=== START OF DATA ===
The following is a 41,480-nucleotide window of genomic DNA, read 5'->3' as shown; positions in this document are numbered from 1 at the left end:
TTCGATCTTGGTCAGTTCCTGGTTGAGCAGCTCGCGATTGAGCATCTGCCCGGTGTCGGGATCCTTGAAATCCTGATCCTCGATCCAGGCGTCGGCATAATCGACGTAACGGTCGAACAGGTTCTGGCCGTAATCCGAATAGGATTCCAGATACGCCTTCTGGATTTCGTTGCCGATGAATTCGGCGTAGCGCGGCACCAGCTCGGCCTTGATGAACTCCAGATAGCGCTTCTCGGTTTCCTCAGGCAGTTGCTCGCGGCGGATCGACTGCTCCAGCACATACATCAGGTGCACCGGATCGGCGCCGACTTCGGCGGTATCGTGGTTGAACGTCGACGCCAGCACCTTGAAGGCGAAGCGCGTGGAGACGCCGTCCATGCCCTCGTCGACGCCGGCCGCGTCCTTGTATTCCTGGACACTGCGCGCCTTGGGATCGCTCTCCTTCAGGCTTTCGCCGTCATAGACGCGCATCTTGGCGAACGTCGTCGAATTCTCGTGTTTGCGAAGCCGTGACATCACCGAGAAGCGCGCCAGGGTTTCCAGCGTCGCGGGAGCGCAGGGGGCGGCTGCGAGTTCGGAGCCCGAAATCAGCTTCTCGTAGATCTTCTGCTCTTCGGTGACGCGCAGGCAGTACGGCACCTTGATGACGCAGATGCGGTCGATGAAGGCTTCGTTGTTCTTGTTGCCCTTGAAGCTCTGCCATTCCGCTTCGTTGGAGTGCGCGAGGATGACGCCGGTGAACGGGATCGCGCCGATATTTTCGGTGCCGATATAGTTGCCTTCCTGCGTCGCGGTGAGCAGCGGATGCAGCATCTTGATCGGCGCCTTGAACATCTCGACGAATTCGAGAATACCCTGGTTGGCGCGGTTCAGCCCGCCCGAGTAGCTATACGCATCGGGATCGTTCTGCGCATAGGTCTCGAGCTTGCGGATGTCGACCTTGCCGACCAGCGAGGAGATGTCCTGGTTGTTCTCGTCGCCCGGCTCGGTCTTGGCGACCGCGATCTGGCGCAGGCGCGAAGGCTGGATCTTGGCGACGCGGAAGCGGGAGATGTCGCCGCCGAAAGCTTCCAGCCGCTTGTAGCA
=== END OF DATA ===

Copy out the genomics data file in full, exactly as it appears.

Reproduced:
The following is a 41,480-nucleotide window of genomic DNA, read 5'->3' as shown; positions in this document are numbered from 1 at the left end:
TTCGATCTTGGTCAGTTCCTGGTTGAGCAGCTCGCGATTGAGCATCTGCCCGGTGTCGGGATCCTTGAAATCCTGATCCTCGATCCAGGCGTCGGCATAATCGACGTAACGGTCGAACAGGTTCTGGCCGTAATCCGAATAGGATTCCAGATACGCCTTCTGGATTTCGTTGCCGATGAATTCGGCGTAGCGCGGCACCAGCTCGGCCTTGATGAACTCCAGATAGCGCTTCTCGGTTTCCTCAGGCAGTTGCTCGCGGCGGATCGACTGCTCCAGCACATACATCAGGTGCACCGGATCGGCGCCGACTTCGGCGGTATCGTGGTTGAACGTCGACGCCAGCACCTTGAAGGCGAAGCGCGTGGAGACGCCGTCCATGCCCTCGTCGACGCCGGCCGCGTCCTTGTATTCCTGGACACTGCGCGCCTTGGGATCGCTCTCCTTCAGGCTTTCGCCGTCATAGACGCGCATCTTGGCGAACGTCGTCGAATTCTCGTGTTTGCGAAGCCGTGACATCACCGAGAAGCGCGCCAGGGTTTCCAGCGTCGCGGGAGCGCAGGGGGCGGCTGCGAGTTCGGAGCCCGAAATCAGCTTCTCGTAGATCTTCTGCTCTTCGGTGACGCGCAGGCAGTACGGCACCTTGATGACGCAGATGCGGTCGATGAAGGCTTCGTTGTTCTTGTTGCCCTTGAAGCTCTGCCATTCCGCTTCGTTGGAGTGCGCGAGGATGACGCCGGTGAACGGGATCGCGCCGATATTTTCGGTGCCGATATAGTTGCCTTCCTGCGTCGCGGTGAGCAGCGGATGCAGCATCTTGATCGGCGCCTTGAACATCTCGACGAATTCGAGAATACCCTGGTTGGCGCGGTTCAGCCCGCCCGAGTAGCTATACGCATCGGGATCGTTCTGCGCATAGGTCTCGAGCTTGCGGATGTCGACCTTGCCGACCAGCGAGGAGATGTCCTGGTTGTTCTCGTCGCCCGGCTCGGTCTTGGCGACCGCGATCTGGCGCAGGCGCGAAGGCTGGATCTTGGCGACGCGGAAGCGGGAGATGTCGCCGCCGAAAGCTTCCAGCCGCTTGTAGCA